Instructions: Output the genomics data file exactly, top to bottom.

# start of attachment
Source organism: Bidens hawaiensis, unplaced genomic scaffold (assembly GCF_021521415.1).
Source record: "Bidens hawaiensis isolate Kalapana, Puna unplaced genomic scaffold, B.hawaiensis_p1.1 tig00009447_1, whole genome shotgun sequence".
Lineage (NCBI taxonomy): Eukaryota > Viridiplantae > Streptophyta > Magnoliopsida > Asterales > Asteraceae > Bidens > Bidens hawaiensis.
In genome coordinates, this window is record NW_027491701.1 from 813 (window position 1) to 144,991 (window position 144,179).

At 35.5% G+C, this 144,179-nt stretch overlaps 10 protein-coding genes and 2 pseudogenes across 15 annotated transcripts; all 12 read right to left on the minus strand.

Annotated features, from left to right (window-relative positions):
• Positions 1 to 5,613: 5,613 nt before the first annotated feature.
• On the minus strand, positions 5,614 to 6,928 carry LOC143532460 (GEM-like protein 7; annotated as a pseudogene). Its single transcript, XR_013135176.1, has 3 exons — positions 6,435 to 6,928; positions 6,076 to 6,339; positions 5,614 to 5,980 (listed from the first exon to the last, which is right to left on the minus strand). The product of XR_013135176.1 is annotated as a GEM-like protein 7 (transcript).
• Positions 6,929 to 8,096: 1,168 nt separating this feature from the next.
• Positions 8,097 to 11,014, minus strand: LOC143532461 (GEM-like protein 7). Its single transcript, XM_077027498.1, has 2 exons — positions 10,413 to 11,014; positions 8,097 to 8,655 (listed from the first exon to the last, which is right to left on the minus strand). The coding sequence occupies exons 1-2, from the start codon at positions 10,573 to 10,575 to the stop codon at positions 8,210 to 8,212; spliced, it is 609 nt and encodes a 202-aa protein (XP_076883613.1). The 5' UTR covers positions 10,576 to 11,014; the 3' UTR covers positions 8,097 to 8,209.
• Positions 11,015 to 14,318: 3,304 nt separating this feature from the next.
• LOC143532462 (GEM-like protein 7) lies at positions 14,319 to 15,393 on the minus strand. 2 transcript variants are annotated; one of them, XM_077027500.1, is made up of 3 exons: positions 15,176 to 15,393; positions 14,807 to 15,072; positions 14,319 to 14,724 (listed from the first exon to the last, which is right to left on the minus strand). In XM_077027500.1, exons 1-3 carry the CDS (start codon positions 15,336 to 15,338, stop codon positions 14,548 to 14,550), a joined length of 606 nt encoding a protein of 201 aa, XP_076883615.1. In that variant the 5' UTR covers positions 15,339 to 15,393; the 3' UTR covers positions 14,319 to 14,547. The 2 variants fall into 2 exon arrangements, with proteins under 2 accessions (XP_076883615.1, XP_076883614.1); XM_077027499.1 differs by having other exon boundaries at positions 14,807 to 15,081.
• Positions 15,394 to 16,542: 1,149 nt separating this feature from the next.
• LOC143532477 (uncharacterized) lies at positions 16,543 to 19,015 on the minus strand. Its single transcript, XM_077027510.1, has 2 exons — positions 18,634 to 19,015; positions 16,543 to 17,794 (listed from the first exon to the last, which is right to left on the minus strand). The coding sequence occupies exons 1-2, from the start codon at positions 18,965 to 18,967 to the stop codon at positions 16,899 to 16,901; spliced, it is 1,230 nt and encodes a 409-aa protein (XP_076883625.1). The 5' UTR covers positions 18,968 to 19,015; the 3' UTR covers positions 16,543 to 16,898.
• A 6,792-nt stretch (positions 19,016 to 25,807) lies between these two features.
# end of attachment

Source organism: Bidens hawaiensis, unplaced genomic scaffold (assembly GCF_021521415.1).
Source record: "Bidens hawaiensis isolate Kalapana, Puna unplaced genomic scaffold, B.hawaiensis_p1.1 tig00009447_1, whole genome shotgun sequence".
Lineage (NCBI taxonomy): Eukaryota > Viridiplantae > Streptophyta > Magnoliopsida > Asterales > Asteraceae > Bidens > Bidens hawaiensis.
In genome coordinates, this window is record NW_027491701.1 from 813 (window position 1) to 144,991 (window position 144,179).

At 35.5% G+C, this 144,179-nt stretch overlaps 10 protein-coding genes and 2 pseudogenes across 15 annotated transcripts; all 12 read right to left on the minus strand.

Annotated features, from left to right (window-relative positions):
• Positions 1 to 5,613: 5,613 nt before the first annotated feature.
• On the minus strand, positions 5,614 to 6,928 carry LOC143532460 (GEM-like protein 7; annotated as a pseudogene). Its single transcript, XR_013135176.1, has 3 exons — positions 6,435 to 6,928; positions 6,076 to 6,339; positions 5,614 to 5,980 (listed from the first exon to the last, which is right to left on the minus strand). The product of XR_013135176.1 is annotated as a GEM-like protein 7 (transcript).
• Positions 6,929 to 8,096: 1,168 nt separating this feature from the next.
• Positions 8,097 to 11,014, minus strand: LOC143532461 (GEM-like protein 7). Its single transcript, XM_077027498.1, has 2 exons — positions 10,413 to 11,014; positions 8,097 to 8,655 (listed from the first exon to the last, which is right to left on the minus strand). The coding sequence occupies exons 1-2, from the start codon at positions 10,573 to 10,575 to the stop codon at positions 8,210 to 8,212; spliced, it is 609 nt and encodes a 202-aa protein (XP_076883613.1). The 5' UTR covers positions 10,576 to 11,014; the 3' UTR covers positions 8,097 to 8,209.
• Positions 11,015 to 14,318: 3,304 nt separating this feature from the next.
• LOC143532462 (GEM-like protein 7) lies at positions 14,319 to 15,393 on the minus strand. 2 transcript variants are annotated; one of them, XM_077027500.1, is made up of 3 exons: positions 15,176 to 15,393; positions 14,807 to 15,072; positions 14,319 to 14,724 (listed from the first exon to the last, which is right to left on the minus strand). In XM_077027500.1, exons 1-3 carry the CDS (start codon positions 15,336 to 15,338, stop codon positions 14,548 to 14,550), a joined length of 606 nt encoding a protein of 201 aa, XP_076883615.1. In that variant the 5' UTR covers positions 15,339 to 15,393; the 3' UTR covers positions 14,319 to 14,547. The 2 variants fall into 2 exon arrangements, with proteins under 2 accessions (XP_076883615.1, XP_076883614.1); XM_077027499.1 differs by having other exon boundaries at positions 14,807 to 15,081.
• Positions 15,394 to 16,542: 1,149 nt separating this feature from the next.
• LOC143532477 (uncharacterized) lies at positions 16,543 to 19,015 on the minus strand. Its single transcript, XM_077027510.1, has 2 exons — positions 18,634 to 19,015; positions 16,543 to 17,794 (listed from the first exon to the last, which is right to left on the minus strand). The coding sequence occupies exons 1-2, from the start codon at positions 18,965 to 18,967 to the stop codon at positions 16,899 to 16,901; spliced, it is 1,230 nt and encodes a 409-aa protein (XP_076883625.1). The 5' UTR covers positions 18,968 to 19,015; the 3' UTR covers positions 16,543 to 16,898.
• A 6,792-nt stretch (positions 19,016 to 25,807) lies between these two features.